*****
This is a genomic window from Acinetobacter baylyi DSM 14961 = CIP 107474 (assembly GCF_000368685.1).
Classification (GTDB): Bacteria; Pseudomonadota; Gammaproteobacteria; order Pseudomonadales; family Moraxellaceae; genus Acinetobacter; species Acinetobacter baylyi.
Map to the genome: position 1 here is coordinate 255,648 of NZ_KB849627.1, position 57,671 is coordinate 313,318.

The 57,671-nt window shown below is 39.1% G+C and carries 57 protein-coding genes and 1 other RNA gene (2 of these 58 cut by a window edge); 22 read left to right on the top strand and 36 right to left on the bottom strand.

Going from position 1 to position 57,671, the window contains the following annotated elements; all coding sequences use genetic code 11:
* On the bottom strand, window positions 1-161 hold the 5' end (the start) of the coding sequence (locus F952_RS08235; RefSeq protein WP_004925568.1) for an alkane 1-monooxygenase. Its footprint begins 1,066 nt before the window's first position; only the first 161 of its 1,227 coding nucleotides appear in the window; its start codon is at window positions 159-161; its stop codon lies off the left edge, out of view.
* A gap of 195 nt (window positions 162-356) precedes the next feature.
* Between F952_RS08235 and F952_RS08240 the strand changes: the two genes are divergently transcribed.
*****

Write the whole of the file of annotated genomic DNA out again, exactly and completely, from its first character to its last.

This is a genomic window from Acinetobacter baylyi DSM 14961 = CIP 107474 (assembly GCF_000368685.1).
Classification (GTDB): Bacteria; Pseudomonadota; Gammaproteobacteria; order Pseudomonadales; family Moraxellaceae; genus Acinetobacter; species Acinetobacter baylyi.
Map to the genome: position 1 here is coordinate 255,648 of NZ_KB849627.1, position 57,671 is coordinate 313,318.

The 57,671-nt window shown below is 39.1% G+C and carries 57 protein-coding genes and 1 other RNA gene (2 of these 58 cut by a window edge); 22 read left to right on the top strand and 36 right to left on the bottom strand.

Going from position 1 to position 57,671, the window contains the following annotated elements; all coding sequences use genetic code 11:
* On the bottom strand, window positions 1-161 hold the 5' end (the start) of the coding sequence (locus F952_RS08235; RefSeq protein WP_004925568.1) for an alkane 1-monooxygenase. Its footprint begins 1,066 nt before the window's first position; only the first 161 of its 1,227 coding nucleotides appear in the window; its start codon is at window positions 159-161; its stop codon lies off the left edge, out of view.
* A gap of 195 nt (window positions 162-356) precedes the next feature.
* Between F952_RS08235 and F952_RS08240 the strand changes: the two genes are divergently transcribed.